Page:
Thursday, June 19, 2014

What Helps People Heal?

What helps people heal?  I asked in my journal a few weeks before I met my husband back in early 1998.  —not so much physically, but emotionally and Spiritually…it was not the first time I’d pondered that question.  I had spent two years in a PhD program in Industrial Organizational Psychology digging in to the basics of psychology and work team effectiveness.  But, I wanted more, to go deeper…so I delved in to Counseling Psychology…I spent two years learning theories and training in a group Psychiatric practice…placing people in drug studies for the FDA at the same time training under a Jungian therapist….still asking…what really helps people heal…

By this time in 1998, I’d worked for several years in a well-known Psychiatric Hospital and Treatment Center….learning so much about healing….and yet, still wanting more…asking what helps people heal?

My husband introduced me to many forms of healing and in fact we own a Wellness Center together today.  Through several modalities, I’ve seen people’s lives transformed.  Yet, I am intrigued at this point in my life by one methodology that I’ve known about for decades.  We’ve all heard the expression, “You are what you eat,” right?  I’d like to talk to you today about how “You are what you think.” 

Although I’d heard that our thoughts could have an impact on our lives through the power of positive thinking back in the 80s and studied cognitive behavior therapy in graduate school, it has been a subject that has evolved for me over the years.  I’d like to share with you some of what I’ve learned.  Maybe you’ve heard about this form of therapy or already practice this form of being aware of your thoughts now, but I invite you to listen with an open mind because I’ve found that even if we’ve heard something 1000 times, in that 1000 and first time, we can hear it in a completely new way and have that ah-ha experience.   The one where you’re ready and able to apply the knowledge and make the changes that heretofore had eluded you.  That’s been my recent experience with how thoughts affect our lives and that is my wish for you, today as well.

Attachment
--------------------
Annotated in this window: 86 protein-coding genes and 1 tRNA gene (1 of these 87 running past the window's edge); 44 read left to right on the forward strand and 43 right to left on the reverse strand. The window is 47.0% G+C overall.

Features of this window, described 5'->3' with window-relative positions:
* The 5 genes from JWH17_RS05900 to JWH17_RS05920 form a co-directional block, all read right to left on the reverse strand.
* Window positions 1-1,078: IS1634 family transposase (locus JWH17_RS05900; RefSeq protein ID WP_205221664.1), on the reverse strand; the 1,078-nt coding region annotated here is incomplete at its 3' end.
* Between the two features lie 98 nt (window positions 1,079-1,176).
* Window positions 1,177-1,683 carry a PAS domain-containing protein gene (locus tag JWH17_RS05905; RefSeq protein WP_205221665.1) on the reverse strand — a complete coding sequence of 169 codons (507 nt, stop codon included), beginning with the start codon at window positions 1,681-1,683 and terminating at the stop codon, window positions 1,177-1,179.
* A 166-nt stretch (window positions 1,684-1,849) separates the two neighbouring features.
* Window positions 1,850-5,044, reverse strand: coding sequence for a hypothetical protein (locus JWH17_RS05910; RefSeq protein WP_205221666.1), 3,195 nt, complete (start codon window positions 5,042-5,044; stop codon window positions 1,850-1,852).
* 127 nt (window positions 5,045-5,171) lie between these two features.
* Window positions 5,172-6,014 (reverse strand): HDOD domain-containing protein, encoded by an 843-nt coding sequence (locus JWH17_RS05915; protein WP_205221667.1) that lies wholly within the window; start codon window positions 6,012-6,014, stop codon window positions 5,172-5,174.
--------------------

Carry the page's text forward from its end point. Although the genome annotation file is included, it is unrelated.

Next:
My intention today is to either educate you or remind you that our thoughts impact our feelings and our actions for better or for worse. 
We have both healthy and toxic thoughts and it is possible and in fact essential that we actively choose the thoughts we allow to rent space in our brains. 

Dr. Caroline Leaf is a Cognitive Neuroscientist with a PhD in Communication Pathology.   She has studied and researched the Mind-Brain connection since the 1980s.  She explains that the brain is part of the Physical Body and is controlled by our mind.  Research is mounting for evidence of neuroplasticity—that is the ability of the brain to change.  Neuro meaning brain and plastic being to change.  So the old saying, “you can’t teach an old dog new tricks…”—not true.  Or that excuse you may have heard yourself use, “It’s just the way I am…” –not so true either. Research shows now that our thinking can alter genetic expression.  That’s a bold assertion.  We are designed to be able to change our brains, but it does take some effort.  In fact, it takes a full 21 days to physically break down a thought and create a new one. 

If you’re into quick fixes like I am, you may want some proof now that what I’m saying has some truth to it.  Let’s try an experiment right now with how our thoughts can impact how we feel.  Let me ask you this…have you ever been attacked by ANTS?  No, I’m not talking about the little black or red bugs that visit you at your picnics.  I’m talking about the more incessant pests called Automatic Negative Thoughts.  They are cynical, gloomy thoughts that run like background noise in your head.  You probably aren’t even aware that they’re there.  Have you ever caught yourself in some situation and your ANT is “I can’t handle this”  “I just can’t handle this”—maybe your boss is making demands you think are unreasonable, your relationship is stressful, or you’re experiencing a financial challenge.  You inner chatter screams, “I can’t handle this” and your body listens.  It sounds the alarm and sets off the stress response alerting all systems of the danger.  Pupils dilate, blood is routed away from the stomach and to the large leg muscles and arms to more easily fight or flee.  But, we can’t haul off and punch our bosses or our significant others or run from challenges…or at least we shouldn’t.

Wanna know how to squash the “I can’t handle this” ANT? You notice when you’re saying it and consciously choose the thought, “I can handle this” and I like to tack on a validating statement such as “I can handle this…even though it sucks…or I can handle this even though it’s not what I’d prefer”….this tells your body that it’s not in a state of alarm and all your systems can work more effectively.  You can try this little experiment at home…say “I can’t handle this” and see how you feel…then catch yourself and say “I can handle this…even though it stinks.”  And notice how you feel….